Attitudes, subjective norms, perceived behaviour control, and intentions towards nutrition adherence, self-reported nutrition adherence and glycemic control significantly improved in both groups, over the three-month study period. Yet, those receiving individual counselling with group education showed greater improvement in all measures with the exception of glycemic control, where no significant difference was found between the two groups at three months.
Our study findings provide preliminary evidence that culturally competent group education in conjunction with individual counselling may be more efficacious in shaping eating behaviours than individual counselling alone for Canadian Portuguese adults with type 2 diabetes. However, larger longitudinal studies are needed to determine the most efficacious education method to sustain long-term nutrition adherence and glycemic control.
PubMed ID
17364900 View in PubMed
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Automatic referral to cardiac rehabilitation.

https://arctichealth.org/en/permalink/ahliterature179514
Source
Med Care. 2004 Jul;42(7):661-9
Publication Type
Article
Date
Jul-2004
Author
Sherry L Grace
Alexandra Evindar
Tabitha N Kung
Patricia E Scholey
Donna E Stewart
Author Affiliation
University Health Network Women's Health Program, Toronto, Ontario, Canada. sherry.grace@uhn.on.ca
Source
Med Care. 2004 Jul;42(7):661-9
Date
Jul-2004
Language
English
Publication Type
Article
Keywords
Aged
Arteriosclerosis - rehabilitation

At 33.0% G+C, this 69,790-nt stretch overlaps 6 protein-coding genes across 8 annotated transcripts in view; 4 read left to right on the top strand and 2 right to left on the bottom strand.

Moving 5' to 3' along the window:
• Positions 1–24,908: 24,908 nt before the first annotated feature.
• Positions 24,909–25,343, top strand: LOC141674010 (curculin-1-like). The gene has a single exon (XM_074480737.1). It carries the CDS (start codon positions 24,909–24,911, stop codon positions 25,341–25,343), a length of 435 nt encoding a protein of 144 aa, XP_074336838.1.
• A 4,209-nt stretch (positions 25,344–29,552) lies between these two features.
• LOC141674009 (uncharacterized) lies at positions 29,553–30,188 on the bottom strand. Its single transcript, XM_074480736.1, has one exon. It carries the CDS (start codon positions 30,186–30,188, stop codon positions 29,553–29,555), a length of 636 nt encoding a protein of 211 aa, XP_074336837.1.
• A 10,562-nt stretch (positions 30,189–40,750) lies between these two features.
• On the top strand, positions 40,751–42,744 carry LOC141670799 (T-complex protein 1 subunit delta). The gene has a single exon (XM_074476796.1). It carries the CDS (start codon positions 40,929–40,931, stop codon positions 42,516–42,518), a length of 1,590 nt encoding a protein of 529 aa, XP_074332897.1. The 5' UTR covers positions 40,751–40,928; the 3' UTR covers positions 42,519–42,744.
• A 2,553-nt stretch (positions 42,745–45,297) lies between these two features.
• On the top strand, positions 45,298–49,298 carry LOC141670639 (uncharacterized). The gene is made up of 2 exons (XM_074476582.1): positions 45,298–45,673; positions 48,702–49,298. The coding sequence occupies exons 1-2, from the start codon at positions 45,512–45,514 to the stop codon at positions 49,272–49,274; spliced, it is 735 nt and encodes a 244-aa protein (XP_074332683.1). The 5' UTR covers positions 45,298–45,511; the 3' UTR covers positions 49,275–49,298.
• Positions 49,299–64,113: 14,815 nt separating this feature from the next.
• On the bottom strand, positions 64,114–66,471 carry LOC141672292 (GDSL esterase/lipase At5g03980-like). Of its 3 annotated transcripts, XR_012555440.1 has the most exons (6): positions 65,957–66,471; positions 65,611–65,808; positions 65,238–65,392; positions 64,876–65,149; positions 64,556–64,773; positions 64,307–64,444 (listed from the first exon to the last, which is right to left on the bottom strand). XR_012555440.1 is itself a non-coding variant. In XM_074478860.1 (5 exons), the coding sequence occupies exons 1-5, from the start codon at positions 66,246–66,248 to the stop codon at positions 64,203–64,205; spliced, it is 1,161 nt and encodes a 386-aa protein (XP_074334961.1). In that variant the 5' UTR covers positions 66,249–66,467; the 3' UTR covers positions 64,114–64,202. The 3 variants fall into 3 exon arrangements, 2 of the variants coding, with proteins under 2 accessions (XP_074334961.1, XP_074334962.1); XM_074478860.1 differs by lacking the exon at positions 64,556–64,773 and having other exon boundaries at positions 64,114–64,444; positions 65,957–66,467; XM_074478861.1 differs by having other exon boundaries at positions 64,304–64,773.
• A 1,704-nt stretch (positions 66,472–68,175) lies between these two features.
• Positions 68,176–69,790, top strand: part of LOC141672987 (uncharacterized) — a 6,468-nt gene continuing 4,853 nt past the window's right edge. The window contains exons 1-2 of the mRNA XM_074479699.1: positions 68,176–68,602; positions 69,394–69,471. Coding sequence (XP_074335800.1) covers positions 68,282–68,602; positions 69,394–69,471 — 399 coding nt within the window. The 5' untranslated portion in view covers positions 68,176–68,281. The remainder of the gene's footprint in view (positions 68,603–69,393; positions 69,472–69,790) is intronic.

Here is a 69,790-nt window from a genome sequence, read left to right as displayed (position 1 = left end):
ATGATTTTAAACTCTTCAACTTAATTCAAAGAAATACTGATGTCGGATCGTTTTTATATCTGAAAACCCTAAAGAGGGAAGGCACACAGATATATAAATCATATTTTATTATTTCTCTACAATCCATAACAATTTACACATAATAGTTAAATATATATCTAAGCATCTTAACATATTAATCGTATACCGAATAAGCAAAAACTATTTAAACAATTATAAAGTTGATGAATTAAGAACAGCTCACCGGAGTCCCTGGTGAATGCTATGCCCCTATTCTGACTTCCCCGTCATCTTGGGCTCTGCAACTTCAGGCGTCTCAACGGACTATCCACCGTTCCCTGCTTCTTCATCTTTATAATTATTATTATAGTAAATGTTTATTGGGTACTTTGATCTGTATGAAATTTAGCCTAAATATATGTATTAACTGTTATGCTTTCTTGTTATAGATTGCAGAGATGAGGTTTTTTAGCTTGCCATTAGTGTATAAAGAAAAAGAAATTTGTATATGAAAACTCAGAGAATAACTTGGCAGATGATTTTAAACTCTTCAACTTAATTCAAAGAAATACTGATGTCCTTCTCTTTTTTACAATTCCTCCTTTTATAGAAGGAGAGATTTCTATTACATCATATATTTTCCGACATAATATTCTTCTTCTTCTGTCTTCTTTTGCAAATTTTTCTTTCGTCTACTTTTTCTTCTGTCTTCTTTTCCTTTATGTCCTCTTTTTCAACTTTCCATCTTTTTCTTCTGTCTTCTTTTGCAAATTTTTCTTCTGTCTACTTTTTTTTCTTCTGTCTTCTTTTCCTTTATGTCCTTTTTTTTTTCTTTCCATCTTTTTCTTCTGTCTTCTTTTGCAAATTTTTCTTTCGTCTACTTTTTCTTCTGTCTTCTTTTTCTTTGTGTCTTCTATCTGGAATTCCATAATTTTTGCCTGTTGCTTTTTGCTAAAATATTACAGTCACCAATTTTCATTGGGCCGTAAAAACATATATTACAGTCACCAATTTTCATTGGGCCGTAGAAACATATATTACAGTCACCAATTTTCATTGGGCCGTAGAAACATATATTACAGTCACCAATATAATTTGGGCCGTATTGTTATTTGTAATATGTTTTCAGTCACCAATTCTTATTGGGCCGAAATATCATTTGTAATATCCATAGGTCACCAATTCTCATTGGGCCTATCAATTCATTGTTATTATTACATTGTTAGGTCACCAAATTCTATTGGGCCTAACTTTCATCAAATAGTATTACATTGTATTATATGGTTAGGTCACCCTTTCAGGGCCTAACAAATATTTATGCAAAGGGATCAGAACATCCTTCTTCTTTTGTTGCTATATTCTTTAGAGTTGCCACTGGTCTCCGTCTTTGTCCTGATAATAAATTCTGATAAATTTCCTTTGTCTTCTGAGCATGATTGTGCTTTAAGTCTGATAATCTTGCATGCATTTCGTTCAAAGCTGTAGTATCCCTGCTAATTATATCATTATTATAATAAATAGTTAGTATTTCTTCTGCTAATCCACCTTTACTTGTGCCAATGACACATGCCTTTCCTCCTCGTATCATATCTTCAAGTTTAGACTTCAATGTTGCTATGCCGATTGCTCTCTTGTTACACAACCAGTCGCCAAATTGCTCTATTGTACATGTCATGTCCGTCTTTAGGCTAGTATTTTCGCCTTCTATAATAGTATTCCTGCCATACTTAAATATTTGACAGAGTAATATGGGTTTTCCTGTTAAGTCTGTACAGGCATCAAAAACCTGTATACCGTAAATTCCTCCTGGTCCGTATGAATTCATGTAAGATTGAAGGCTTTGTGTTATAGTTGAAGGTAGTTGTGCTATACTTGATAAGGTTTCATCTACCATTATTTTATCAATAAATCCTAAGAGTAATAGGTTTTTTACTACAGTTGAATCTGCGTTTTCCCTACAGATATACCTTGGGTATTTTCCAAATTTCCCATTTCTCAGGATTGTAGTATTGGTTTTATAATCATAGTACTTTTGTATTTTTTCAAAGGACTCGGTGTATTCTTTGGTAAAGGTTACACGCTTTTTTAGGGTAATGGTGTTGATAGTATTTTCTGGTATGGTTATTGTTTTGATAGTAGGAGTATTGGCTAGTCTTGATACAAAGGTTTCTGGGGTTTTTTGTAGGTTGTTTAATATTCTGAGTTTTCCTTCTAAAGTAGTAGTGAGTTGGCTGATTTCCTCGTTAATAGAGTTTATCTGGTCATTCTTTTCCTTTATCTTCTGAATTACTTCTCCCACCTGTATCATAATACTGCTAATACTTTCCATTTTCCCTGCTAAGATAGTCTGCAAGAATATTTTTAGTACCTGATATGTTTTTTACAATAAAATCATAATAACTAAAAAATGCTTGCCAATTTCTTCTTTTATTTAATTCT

Causality
Cross-Sectional Studies
Factor Analysis, Statistical
Female
Humans
Logistic Models
Male
Middle Aged
Models, Psychological
Ontario
Patient Acceptance of Health Care - psychology
Referral and Consultation
Socioeconomic Factors
Abstract
Cardiac rehabilitation (CR) remains underused and inconsistently accessed, particularly for women and minorities. This study examined the factors associated with CR enrollment within the context of an automatic referral system through a retrospective chart review plus survey. Through the Behavioral Model of Health Services Utilization, it was postulated that enabling and perceived need factors, but not predisposing factors, would significantly predict patient enrollment.
A random sample of all atherosclerotic heart disease (AHD) patients treated at a tertiary care center (Trillium Health Centre, Ontario, Canada) from April 2001 to May 2002 (n = 501) were mailed a survey using a modified Dillman method (71% response rate).
Predisposing measures consisted of sociodemographics such as age, sex, ethnocultural background, work status, level of education, and income. Enabling factors consisted of barriers and facilitators to CR attendance, exercise benefits and barriers (EBBS), and social support (MOS). Perceived need factors consisted of illness perceptions (IPQ) and body mass index.
Of the 272 participants, 199 (73.2%) attended a CR assessment. Lower denial/minimization, fewer logistical barriers to CR (eg, distance, cost), and lower perceptions of AHD as cyclical or episodic reliably predicted CR enrollment among cardiac patients who were automatically referred.
Because none of the predisposing factors were significant in the final model, this suggests that factors associated with CR enrollment within the context of an automatic referral model relate to enabling factors and perceived need. A prospective controlled evaluation of automatic referral is warranted.
PubMed ID
15213491 View in PubMed
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Cardiac rehabilitation barriers by rurality and socioeconomic status: a cross-sectional study.

https://arctichealth.org/en/permalink/ahliterature107685